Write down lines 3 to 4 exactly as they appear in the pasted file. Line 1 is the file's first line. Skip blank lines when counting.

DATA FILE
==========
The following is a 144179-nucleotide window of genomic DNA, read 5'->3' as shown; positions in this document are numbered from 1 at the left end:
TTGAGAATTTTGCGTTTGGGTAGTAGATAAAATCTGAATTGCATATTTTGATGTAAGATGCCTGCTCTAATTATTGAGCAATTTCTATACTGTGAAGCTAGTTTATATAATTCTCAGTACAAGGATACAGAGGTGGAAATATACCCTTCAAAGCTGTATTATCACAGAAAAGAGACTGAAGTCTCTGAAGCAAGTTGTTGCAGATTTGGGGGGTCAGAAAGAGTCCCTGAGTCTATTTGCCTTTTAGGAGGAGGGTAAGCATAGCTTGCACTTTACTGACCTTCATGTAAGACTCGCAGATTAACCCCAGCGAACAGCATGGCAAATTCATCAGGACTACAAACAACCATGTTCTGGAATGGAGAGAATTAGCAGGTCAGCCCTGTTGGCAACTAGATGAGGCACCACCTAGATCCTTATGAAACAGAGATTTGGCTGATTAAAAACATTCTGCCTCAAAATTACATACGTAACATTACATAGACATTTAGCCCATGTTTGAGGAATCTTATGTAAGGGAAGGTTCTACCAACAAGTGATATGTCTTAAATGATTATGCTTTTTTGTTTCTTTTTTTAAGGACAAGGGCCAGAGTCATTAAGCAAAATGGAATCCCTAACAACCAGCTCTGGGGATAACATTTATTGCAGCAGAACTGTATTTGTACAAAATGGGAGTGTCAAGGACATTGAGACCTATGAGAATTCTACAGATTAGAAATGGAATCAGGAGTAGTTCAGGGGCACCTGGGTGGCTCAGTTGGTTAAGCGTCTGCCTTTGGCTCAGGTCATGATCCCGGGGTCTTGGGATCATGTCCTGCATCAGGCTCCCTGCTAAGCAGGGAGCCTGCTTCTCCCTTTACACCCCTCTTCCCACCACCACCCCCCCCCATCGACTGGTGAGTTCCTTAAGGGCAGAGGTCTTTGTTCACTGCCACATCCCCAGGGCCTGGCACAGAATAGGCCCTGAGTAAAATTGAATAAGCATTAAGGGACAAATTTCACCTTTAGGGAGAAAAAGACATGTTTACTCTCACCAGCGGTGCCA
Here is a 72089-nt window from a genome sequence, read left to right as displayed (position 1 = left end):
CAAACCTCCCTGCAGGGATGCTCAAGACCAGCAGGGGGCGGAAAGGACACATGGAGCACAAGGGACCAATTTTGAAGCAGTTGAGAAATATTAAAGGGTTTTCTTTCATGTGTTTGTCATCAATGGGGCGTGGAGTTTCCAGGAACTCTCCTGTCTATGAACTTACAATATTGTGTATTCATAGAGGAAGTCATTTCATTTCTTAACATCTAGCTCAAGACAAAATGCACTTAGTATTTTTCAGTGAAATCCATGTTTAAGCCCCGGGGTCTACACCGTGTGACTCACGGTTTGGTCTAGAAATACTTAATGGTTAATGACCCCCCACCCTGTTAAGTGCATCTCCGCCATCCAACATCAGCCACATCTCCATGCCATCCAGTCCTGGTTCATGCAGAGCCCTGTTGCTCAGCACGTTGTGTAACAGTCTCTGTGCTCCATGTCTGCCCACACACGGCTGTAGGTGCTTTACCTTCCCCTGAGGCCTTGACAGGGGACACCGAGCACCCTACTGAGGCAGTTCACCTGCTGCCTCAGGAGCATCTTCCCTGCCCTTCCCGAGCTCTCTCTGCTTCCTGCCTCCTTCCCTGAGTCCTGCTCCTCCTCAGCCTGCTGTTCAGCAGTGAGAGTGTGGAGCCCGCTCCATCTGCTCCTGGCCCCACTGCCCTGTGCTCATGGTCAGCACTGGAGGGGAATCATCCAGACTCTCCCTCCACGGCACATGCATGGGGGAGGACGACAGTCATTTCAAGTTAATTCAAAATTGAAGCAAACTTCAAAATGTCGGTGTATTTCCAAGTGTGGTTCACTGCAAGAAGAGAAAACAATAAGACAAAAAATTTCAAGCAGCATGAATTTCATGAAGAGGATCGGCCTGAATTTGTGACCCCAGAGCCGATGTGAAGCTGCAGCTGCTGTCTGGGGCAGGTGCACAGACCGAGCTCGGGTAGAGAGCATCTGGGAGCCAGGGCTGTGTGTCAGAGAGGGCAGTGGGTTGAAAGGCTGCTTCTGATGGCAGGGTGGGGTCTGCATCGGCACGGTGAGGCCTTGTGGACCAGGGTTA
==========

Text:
Here is a 72089-nt window from a genome sequence, read left to right as displayed (position 1 = left end):
CAAACCTCCCTGCAGGGATGCTCAAGACCAGCAGGGGGCGGAAAGGACACATGGAGCACAAGGGACCAATTTTGAAGCAGTTGAGAAATATTAAAGGGTTTTCTTTCATGTGTTTGTCATCAATGGGGCGTGGAGTTTCCAGGAACTCTCCTGTCTATGAACTTACAATATTGTGTATTCATAGAGGAAGTCATTTCATTTCTTAACATCTAGCTCAAGACAAAATGCACTTAGTATTTTTCAGTGAAATCCATGTTTAAGCCCCGGGGTCTACACCGTGTGACTCACGGTTTGGTCTAGAAATACTTAATGGTTAATGACCCCCCACCCTGTTAAGTGCATCTCCGCCATCCAACATCAGCCACATCTCCATGCCATCCAGTCCTGGTTCATGCAGAGCCCTGTTGCTCAGCACGTTGTGTAACAGTCTCTGTGCTCCATGTCTGCCCACACACGGCTGTAGGTGCTTTACCTTCCCCTGAGGCCTTGACAGGGGACACCGAGCACCCTACTGAGGCAGTTCACCTGCTGCCTCAGGAGCATCTTCCCTGCCCTTCCCGAGCTCTCTCTGCTTCCTGCCTCCTTCCCTGAGTCCTGCTCCTCCTCAGCCTGCTGTTCAGCAGTGAGAGTGTGGAGCCCGCTCCATCTGCTCCTGGCCCCACTGCCCTGTGCTCATGGTCAGCACTGGAGGGGAATCATCCAGACTCTCCCTCCACGGCACATGCATGGGGGAGGACGACAGTCATTTCAAGTTAATTCAAAATTGAAGCAAACTTCAAAATGTCGGTGTATTTCCAAGTGTGGTTCACTGCAAGAAGAGAAAACAATAAGACAAAAAATTTCAAGCAGCATGAATTTCATGAAGAGGATCGGCCTGAATTTGTGACCCCAGAGCCGATGTGAAGCTGCAGCTGCTGTCTGGGGCAGGTGCACAGACCGAGCTCGGGTAGAGAGCATCTGGGAGCCAGGGCTGTGTGTCAGAGAGGGCAGTGGGTTGAAAGGCTGCTTCTGATGGCAGGGTGGGGTCTGCATCGGCACGGTGAGGCCTTGTGGACCAGGGTTA